It’s long been known that spending an extended period of time in space can have detrimental effects to the human body. Changes like muscle degradation can be offset by exercise regimens, but new research suggests that microgravity can affect the human brain in ways that science is still struggling to grasp. A research team led by Rachael Seidler, a professor at the University of Michigan, took MRI scans of over twenty astronauts before and after spaceflights of various lengths, and some of the changes observed are shocking.
A total of 26 astronauts were scanned before and after their stays in space; 12 who were shuttle crew members spending two weeks in space, and 14 who resided on the International Space Station for six months at a time. After comparing the scans, the scientists discovered that every single one of them saw noticeable changes in the amount and gray matter on various sections of their brains.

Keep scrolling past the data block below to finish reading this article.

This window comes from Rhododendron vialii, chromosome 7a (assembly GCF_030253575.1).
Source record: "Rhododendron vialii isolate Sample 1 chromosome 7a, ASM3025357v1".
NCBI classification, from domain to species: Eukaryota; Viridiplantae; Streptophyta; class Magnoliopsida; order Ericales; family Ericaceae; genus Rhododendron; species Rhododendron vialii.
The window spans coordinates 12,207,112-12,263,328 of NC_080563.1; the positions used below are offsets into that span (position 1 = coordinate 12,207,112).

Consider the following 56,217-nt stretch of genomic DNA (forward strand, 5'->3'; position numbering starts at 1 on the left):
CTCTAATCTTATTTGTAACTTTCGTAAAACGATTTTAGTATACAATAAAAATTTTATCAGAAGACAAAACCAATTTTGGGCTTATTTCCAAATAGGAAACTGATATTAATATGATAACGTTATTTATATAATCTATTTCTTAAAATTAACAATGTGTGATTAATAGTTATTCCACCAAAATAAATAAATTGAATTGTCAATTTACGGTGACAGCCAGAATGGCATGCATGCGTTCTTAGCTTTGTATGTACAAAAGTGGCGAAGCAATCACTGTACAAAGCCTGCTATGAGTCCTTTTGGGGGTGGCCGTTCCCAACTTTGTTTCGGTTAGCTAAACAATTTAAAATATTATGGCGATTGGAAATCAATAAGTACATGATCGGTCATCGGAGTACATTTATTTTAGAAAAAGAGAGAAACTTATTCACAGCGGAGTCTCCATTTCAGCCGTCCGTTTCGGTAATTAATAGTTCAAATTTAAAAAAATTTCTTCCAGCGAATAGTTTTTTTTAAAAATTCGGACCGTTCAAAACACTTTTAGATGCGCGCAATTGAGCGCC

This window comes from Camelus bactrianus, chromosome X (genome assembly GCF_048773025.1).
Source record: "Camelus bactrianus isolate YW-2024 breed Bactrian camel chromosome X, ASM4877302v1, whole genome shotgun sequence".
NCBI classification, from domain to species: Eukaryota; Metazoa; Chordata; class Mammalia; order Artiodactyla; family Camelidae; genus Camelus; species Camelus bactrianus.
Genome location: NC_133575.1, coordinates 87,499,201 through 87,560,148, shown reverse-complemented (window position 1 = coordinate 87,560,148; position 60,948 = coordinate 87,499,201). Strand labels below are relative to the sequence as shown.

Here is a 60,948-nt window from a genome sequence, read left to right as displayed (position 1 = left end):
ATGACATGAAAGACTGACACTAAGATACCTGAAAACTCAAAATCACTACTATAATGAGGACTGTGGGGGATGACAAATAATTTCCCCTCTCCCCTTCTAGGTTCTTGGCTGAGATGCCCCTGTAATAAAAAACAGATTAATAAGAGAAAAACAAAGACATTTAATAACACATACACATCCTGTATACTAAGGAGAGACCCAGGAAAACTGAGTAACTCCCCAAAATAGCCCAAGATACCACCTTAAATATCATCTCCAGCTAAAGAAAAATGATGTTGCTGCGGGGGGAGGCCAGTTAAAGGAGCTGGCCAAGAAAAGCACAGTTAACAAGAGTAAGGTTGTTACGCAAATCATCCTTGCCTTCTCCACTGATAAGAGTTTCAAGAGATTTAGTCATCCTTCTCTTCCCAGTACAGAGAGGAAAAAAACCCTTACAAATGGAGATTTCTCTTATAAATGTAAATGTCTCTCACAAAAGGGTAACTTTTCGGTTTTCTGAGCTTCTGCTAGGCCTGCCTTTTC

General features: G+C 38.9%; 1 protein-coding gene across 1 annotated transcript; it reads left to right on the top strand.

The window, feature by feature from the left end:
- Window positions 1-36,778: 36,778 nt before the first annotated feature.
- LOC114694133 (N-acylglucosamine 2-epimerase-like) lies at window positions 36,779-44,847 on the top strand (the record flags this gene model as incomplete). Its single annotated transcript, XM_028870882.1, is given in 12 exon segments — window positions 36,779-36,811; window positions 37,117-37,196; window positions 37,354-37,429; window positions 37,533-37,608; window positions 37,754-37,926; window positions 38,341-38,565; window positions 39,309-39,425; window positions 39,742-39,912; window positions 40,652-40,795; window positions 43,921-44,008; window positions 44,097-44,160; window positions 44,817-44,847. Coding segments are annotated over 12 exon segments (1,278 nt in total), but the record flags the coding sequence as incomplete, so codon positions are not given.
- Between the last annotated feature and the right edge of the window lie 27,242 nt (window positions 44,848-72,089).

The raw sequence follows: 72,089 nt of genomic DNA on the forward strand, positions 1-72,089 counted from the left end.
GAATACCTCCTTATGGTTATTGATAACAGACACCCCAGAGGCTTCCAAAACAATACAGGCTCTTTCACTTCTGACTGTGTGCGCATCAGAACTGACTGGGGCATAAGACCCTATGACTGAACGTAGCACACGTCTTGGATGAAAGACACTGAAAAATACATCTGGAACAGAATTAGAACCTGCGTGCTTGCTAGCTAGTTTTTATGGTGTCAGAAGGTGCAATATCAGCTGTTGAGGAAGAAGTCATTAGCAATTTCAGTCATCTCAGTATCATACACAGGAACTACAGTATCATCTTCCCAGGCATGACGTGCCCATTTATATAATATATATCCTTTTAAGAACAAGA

“We found large regions of gray matter volume decreases, which could be related to redistribution of cerebrospinal fluid in space,” Seidler explained in a post detailing the study. “Gravity is not available to pull fluids down in the body, resulting in so-called puffy face in space. This may result in a shift of brain position or compression.”
In short, the lack of gravity actually changed the physical shape of the astronauts’ brains, but there’s more. The scans showed that areas that saw increases in gray matter were the sections that process movement information, and more specifically the movement of a person’s legs. The team believes that may be related to the brain working harder to learn new ways of moving related to the lack of gravity. The scans also showed that the changes were more dramatic in the astronauts who spent months aboard the ISS as opposed to those who only had brief trips aboard the shuttle.
The next step for the team is to determine how long the brain changes actually last, and whether trips into space have permanent or extremely long-lasting affects.